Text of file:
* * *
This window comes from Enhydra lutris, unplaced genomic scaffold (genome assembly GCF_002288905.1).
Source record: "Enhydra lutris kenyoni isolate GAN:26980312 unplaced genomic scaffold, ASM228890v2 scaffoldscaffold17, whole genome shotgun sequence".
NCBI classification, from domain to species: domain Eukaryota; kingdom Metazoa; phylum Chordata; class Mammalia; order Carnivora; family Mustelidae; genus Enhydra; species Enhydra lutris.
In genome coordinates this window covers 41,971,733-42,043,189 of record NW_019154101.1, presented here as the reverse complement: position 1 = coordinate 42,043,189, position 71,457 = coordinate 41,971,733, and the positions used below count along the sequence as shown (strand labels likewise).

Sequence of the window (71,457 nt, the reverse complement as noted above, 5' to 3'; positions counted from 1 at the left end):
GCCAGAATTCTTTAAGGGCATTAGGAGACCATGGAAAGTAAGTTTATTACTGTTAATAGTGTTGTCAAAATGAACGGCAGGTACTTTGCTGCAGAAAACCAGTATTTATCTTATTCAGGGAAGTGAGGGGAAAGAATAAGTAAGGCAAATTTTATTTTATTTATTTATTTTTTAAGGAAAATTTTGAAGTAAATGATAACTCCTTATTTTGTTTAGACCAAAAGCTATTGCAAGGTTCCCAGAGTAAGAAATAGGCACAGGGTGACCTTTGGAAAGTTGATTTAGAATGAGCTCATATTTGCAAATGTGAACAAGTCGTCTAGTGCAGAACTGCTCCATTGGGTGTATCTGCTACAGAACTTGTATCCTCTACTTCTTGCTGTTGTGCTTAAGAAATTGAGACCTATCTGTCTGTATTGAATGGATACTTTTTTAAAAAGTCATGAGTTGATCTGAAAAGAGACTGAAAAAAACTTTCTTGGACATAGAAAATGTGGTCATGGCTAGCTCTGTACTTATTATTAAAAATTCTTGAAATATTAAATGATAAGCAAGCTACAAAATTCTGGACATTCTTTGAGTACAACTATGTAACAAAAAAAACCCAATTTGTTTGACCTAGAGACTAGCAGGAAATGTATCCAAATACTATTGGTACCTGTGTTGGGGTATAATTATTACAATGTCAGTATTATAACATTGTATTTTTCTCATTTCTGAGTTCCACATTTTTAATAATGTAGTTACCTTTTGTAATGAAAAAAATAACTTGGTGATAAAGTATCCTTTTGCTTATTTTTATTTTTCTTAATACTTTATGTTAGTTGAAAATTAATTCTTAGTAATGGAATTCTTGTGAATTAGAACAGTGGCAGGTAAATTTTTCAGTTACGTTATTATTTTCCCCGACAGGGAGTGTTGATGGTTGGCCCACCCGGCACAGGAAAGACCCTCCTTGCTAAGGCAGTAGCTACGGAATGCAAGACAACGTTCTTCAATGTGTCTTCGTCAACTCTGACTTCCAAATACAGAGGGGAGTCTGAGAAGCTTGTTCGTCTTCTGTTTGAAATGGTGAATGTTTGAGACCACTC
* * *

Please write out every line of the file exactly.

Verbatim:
This window comes from Enhydra lutris, unplaced genomic scaffold (genome assembly GCF_002288905.1).
Source record: "Enhydra lutris kenyoni isolate GAN:26980312 unplaced genomic scaffold, ASM228890v2 scaffoldscaffold17, whole genome shotgun sequence".
NCBI classification, from domain to species: domain Eukaryota; kingdom Metazoa; phylum Chordata; class Mammalia; order Carnivora; family Mustelidae; genus Enhydra; species Enhydra lutris.
In genome coordinates this window covers 41,971,733-42,043,189 of record NW_019154101.1, presented here as the reverse complement: position 1 = coordinate 42,043,189, position 71,457 = coordinate 41,971,733, and the positions used below count along the sequence as shown (strand labels likewise).

Sequence of the window (71,457 nt, the reverse complement as noted above, 5' to 3'; positions counted from 1 at the left end):
GCCAGAATTCTTTAAGGGCATTAGGAGACCATGGAAAGTAAGTTTATTACTGTTAATAGTGTTGTCAAAATGAACGGCAGGTACTTTGCTGCAGAAAACCAGTATTTATCTTATTCAGGGAAGTGAGGGGAAAGAATAAGTAAGGCAAATTTTATTTTATTTATTTATTTTTTAAGGAAAATTTTGAAGTAAATGATAACTCCTTATTTTGTTTAGACCAAAAGCTATTGCAAGGTTCCCAGAGTAAGAAATAGGCACAGGGTGACCTTTGGAAAGTTGATTTAGAATGAGCTCATATTTGCAAATGTGAACAAGTCGTCTAGTGCAGAACTGCTCCATTGGGTGTATCTGCTACAGAACTTGTATCCTCTACTTCTTGCTGTTGTGCTTAAGAAATTGAGACCTATCTGTCTGTATTGAATGGATACTTTTTTAAAAAGTCATGAGTTGATCTGAAAAGAGACTGAAAAAAACTTTCTTGGACATAGAAAATGTGGTCATGGCTAGCTCTGTACTTATTATTAAAAATTCTTGAAATATTAAATGATAAGCAAGCTACAAAATTCTGGACATTCTTTGAGTACAACTATGTAACAAAAAAAACCCAATTTGTTTGACCTAGAGACTAGCAGGAAATGTATCCAAATACTATTGGTACCTGTGTTGGGGTATAATTATTACAATGTCAGTATTATAACATTGTATTTTTCTCATTTCTGAGTTCCACATTTTTAATAATGTAGTTACCTTTTGTAATGAAAAAAATAACTTGGTGATAAAGTATCCTTTTGCTTATTTTTATTTTTCTTAATACTTTATGTTAGTTGAAAATTAATTCTTAGTAATGGAATTCTTGTGAATTAGAACAGTGGCAGGTAAATTTTTCAGTTACGTTATTATTTTCCCCGACAGGGAGTGTTGATGGTTGGCCCACCCGGCACAGGAAAGACCCTCCTTGCTAAGGCAGTAGCTACGGAATGCAAGACAACGTTCTTCAATGTGTCTTCGTCAACTCTGACTTCCAAATACAGAGGGGAGTCTGAGAAGCTTGTTCGTCTTCTGTTTGAAATGGTGAATGTTTGAGACCACTC